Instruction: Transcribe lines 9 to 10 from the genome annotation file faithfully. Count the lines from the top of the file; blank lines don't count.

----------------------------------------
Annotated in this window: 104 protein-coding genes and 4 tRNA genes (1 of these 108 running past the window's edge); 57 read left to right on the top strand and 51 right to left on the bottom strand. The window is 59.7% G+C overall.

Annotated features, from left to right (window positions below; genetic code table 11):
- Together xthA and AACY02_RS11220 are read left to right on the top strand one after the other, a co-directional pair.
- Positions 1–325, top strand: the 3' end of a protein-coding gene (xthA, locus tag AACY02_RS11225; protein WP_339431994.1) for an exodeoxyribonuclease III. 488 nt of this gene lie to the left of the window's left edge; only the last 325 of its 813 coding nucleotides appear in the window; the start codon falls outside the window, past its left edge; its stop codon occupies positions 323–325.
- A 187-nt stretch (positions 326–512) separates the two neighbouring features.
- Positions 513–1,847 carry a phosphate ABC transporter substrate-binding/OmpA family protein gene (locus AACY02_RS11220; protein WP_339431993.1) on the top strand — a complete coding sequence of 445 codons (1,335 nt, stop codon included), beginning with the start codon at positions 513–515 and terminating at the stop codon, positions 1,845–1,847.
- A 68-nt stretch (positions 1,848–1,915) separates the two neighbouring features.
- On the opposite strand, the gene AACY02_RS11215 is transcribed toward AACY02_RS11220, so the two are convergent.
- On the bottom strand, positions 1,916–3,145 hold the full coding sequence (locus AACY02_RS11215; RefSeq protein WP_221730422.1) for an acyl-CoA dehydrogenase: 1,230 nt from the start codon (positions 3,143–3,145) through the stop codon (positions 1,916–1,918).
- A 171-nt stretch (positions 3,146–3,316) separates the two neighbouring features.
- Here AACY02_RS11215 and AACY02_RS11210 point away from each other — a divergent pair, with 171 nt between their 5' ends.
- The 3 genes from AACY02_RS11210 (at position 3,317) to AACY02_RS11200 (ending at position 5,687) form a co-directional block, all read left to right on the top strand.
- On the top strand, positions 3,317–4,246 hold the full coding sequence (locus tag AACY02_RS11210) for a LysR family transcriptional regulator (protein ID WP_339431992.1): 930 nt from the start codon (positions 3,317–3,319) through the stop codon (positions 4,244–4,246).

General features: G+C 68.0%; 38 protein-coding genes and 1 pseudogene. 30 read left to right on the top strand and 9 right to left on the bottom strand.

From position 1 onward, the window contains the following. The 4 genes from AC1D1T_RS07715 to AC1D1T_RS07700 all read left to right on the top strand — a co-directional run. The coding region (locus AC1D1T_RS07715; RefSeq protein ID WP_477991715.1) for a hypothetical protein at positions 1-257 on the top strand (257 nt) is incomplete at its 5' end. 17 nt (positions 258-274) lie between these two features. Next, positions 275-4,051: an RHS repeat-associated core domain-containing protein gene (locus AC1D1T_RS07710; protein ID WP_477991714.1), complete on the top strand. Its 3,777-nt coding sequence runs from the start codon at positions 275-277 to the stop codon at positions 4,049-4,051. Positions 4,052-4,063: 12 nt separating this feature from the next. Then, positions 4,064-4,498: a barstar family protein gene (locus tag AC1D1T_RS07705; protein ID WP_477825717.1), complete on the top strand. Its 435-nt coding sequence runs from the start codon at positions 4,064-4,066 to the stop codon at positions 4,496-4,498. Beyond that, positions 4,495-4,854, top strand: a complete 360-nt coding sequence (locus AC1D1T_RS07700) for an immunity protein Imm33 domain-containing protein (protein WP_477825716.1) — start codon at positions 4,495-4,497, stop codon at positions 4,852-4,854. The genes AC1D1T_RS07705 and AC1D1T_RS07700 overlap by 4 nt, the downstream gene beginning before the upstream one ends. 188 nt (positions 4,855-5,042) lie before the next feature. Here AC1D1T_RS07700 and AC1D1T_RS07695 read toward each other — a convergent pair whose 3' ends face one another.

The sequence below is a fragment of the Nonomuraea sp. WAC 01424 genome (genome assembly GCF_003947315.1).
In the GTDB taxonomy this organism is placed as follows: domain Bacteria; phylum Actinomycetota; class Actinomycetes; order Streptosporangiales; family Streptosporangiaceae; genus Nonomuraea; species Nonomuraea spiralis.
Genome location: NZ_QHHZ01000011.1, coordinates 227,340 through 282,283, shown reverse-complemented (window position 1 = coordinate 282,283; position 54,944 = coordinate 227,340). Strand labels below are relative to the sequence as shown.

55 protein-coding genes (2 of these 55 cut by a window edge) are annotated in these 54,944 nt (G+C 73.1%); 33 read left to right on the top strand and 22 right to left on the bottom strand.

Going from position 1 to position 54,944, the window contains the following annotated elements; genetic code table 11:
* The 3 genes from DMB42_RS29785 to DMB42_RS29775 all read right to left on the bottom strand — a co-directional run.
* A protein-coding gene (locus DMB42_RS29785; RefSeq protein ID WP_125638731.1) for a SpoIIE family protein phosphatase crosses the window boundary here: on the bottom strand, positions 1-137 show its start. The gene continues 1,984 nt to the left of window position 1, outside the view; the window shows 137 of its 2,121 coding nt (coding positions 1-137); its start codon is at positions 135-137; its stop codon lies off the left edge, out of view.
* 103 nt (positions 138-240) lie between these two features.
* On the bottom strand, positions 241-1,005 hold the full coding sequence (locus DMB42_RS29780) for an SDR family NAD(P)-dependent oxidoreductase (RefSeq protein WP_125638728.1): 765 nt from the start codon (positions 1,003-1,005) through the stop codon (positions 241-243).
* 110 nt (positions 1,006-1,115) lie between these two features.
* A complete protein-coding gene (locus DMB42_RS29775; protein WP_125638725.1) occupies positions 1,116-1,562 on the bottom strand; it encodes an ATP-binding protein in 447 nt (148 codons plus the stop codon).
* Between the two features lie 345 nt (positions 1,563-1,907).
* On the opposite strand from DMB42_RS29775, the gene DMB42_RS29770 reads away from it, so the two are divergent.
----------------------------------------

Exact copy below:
- On the bottom strand, positions 1,916–3,145 hold the full coding sequence (locus AACY02_RS11215; RefSeq protein WP_221730422.1) for an acyl-CoA dehydrogenase: 1,230 nt from the start codon (positions 3,143–3,145) through the stop codon (positions 1,916–1,918).
- A 171-nt stretch (positions 3,146–3,316) separates the two neighbouring features.